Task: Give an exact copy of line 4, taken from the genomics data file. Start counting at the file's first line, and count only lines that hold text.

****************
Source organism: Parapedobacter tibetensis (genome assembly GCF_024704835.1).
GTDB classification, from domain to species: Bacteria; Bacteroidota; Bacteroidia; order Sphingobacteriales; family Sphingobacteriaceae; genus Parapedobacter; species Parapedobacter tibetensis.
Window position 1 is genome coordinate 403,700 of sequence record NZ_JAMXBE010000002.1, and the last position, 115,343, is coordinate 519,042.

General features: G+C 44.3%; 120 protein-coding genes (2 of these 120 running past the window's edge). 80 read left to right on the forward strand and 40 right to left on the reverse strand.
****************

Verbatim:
General features: G+C 44.3%; 120 protein-coding genes (2 of these 120 running past the window's edge). 80 read left to right on the forward strand and 40 right to left on the reverse strand.